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Developing the concept of typical intensity in animal signals


Learning how to study animal behaviour
Desmond Morris Writer
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And I managed to get a First, which I had to have to get to Oxford where Tinbergen was with his research group. He'd just set up a research group at Oxford to study what was called Comparative Ethology. The discipline was against the old psychology. In fact, psychologists, animal psychologists, were our sort of... were our kind of friendly enemies because they were running rats in mazes, and all their experiments were to see what happened if you did this or that to a rat and then you ran it in the maze again to see if it was better or not. And to us, as ethologists, this seemed crazy because a rat is an animal that only really exists if it has a burrow system and no rat can set up its lifestyle without a burrow, and these poor old rats in the laboratory had no burrows so they weren't real rats. They were... I don't know what they were. We just... we just rejected all of animal psychology in a rather offhand way and said, that's nonsense, you've got to study the natural behaviour of the animal.

And Tinbergen's dictum was this: he said, you're going to do a three-year study – and I chose the ten-spined stickleback, a little fish, which had a fascinating reproductive life cycle – and in the first year, I don't want you to do any experiments, but I want you to do an ethogram. And I said, what's an ethogram? And he said an ethogram is a list of every action that that particular species makes. You must describe it, you must say when it occurs and what effect it has, and when you're finished, you will then know the entire behaviour repertoire of that species. That's what you do first. You don't rush into experiments. So I spent a year just sitting in front of aquarium tanks, watching these... and I had to set up the aquarium tanks as if they... full of waterweeds and... it had to be done in a naturalistic way. And I watched the fish go through their extremely complicated lifecycle with all sorts of elaborate patterns of courtship and fighting and parental care and so on. And I thought: this is a fascinating little fish, and I did my doctorate on it.

And I started... I realised now I had a serious appetite to do this kind of research and I began a whole series of studies of fish and birds. And what I was particularly interested in was to try and find out what were the origins of animal communication systems. How did animals communicate with one another? How did they display to one another? And the interesting thing was that, if you watched television – an animal programme on television or a film – people would talk about the animals doing a courtship dance. They'd say, oh look, the animal's bobbing up and down, that's... he's displaying to his female. Why was he bobbing up and down? Why... how had that evolved? That was my question. I wasn't satisfied just to describe, I needed to know how that particular pattern developed. You know, one bird would bob its head like this, another one would wag its head like this, another one would bow down and there are all these different movements. How did they come about?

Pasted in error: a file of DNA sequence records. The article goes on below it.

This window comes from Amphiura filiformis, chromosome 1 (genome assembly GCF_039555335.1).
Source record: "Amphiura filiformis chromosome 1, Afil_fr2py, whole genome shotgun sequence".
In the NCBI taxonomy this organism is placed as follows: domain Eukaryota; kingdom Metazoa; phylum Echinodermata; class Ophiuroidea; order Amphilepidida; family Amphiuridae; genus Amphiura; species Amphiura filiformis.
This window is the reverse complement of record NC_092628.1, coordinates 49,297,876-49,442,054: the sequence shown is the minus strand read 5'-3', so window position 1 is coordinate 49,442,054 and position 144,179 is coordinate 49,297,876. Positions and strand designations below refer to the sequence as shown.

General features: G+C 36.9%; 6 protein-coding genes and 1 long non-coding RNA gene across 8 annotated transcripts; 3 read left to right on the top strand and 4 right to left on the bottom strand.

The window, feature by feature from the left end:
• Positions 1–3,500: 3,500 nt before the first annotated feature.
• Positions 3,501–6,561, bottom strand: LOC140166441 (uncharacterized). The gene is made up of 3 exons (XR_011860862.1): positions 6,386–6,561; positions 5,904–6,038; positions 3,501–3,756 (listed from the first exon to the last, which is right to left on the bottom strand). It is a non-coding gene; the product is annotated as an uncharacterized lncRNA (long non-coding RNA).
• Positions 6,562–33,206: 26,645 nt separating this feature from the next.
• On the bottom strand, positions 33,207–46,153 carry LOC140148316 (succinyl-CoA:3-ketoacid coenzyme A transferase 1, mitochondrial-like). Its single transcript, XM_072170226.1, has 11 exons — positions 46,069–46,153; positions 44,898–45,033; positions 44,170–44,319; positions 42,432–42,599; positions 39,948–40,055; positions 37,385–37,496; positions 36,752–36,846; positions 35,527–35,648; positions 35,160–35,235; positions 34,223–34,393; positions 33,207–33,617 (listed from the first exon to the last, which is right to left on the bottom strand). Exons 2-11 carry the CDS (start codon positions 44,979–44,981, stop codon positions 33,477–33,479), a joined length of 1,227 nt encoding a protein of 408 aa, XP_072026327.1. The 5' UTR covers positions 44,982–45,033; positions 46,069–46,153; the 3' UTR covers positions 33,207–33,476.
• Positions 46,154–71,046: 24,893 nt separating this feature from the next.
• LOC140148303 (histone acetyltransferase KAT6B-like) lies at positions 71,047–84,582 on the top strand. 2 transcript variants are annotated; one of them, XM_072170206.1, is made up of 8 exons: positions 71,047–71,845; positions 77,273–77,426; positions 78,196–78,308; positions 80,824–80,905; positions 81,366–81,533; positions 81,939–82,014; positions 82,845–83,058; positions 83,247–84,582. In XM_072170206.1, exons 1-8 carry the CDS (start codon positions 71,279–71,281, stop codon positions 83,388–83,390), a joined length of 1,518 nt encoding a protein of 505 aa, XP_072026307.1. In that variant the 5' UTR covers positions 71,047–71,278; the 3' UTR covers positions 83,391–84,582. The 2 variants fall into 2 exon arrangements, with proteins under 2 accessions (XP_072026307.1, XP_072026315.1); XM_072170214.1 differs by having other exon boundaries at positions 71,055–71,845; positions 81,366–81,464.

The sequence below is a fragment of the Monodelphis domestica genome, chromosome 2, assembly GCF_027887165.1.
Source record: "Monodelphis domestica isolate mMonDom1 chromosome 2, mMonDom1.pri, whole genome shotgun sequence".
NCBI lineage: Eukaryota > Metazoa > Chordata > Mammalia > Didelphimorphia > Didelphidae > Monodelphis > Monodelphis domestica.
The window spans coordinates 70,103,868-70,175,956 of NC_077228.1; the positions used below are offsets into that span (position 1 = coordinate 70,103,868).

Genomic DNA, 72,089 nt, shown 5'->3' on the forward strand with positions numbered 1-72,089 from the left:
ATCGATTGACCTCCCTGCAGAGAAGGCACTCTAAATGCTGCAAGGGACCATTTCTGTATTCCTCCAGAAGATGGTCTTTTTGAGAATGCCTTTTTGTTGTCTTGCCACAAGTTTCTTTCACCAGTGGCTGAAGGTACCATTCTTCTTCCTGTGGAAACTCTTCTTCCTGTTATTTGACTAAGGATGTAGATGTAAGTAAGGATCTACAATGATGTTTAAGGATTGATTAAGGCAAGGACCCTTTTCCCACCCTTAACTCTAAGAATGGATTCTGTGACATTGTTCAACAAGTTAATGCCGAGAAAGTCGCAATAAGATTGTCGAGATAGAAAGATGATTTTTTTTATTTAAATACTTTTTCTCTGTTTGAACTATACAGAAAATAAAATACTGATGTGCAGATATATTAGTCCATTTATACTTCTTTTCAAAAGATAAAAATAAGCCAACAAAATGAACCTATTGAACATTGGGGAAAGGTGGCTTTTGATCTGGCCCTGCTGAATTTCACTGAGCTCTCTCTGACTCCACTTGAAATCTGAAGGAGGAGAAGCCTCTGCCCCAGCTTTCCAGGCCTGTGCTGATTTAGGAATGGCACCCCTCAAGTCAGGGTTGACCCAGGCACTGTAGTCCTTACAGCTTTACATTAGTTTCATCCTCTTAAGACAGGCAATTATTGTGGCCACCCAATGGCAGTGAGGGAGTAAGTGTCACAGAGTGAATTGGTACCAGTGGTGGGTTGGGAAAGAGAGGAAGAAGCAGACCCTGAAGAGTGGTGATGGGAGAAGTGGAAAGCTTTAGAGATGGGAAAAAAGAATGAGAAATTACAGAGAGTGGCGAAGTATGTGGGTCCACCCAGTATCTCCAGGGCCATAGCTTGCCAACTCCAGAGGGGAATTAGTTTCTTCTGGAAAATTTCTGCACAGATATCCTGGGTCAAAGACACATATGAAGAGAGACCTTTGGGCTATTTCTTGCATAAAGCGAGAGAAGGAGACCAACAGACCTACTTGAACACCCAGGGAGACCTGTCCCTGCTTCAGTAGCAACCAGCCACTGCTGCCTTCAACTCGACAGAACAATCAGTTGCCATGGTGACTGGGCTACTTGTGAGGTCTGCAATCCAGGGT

And it was a study that I wrote up as a paper called 'The Origin of Social Signals' which I was most pleased with because I was able to trace back to the origins how these different things arose. A lot of them were intention movements, where a bird was about to take off and then stopped, about to take off and then stopped – so you get a bird doing this, and it was a series of intention movements which had become ritualised into a dance, and this was the courtship dance of that species. And so I was studying these... the origins of these signals and all these strange movements. And people hadn't done this before – it was all new research, it... we felt like pioneers.  We were all looking into these things and nobody had really looked at this before – they had just said they dance they hadn't sort of asked, why do they flap their wings like that or bob their head like that?  And we were trying to find the roots of all those actions, and it was very exciting research.

Born in Wiltshire, UK in 1928, Desmond Morris had a strong interest in natural history from his boyhood. Later, as an undergraduate, he studied zoology, and after obtaining a First Class Honours Degree from the University of Birmingham, he moved to the Oxford University Zoology Department where he began his research into animal behaviour for his doctorate thesis. In 1957, having moved to London, Morris famously organised an exhibition at the ICA of art work created by Congo the chimpanzee. Morris's engagement with the visual arts remains strong and he has often exhibited many of his own paintings since 1950 when his paintings went on show alongside those of the surrealist painter, Jean MirĂ³. 1950 was also the year when Morris began his career in TV creating and presenting Zootime and Life in the Animal World. Soon after this, he began work on a book that has proved a huge best-seller, The Naked Ape. Focusing on human behaviour, it was the first in a series of books in which the author observes humans primarily as a species of animal. Today, Desmond Morris has lost none of his inquisitiveness and continues to observe and write about what he sees in the world around him.

Listeners: Christopher Sykes

Christopher Sykes is an independent documentary producer who has made a number of films about science and scientists for BBC TV, Channel Four, and PBS.

Tags: Niko Tinenberg

Duration: 4 minutes, 58 seconds

Date story recorded: June 2014

Date story went live: 06 November 2014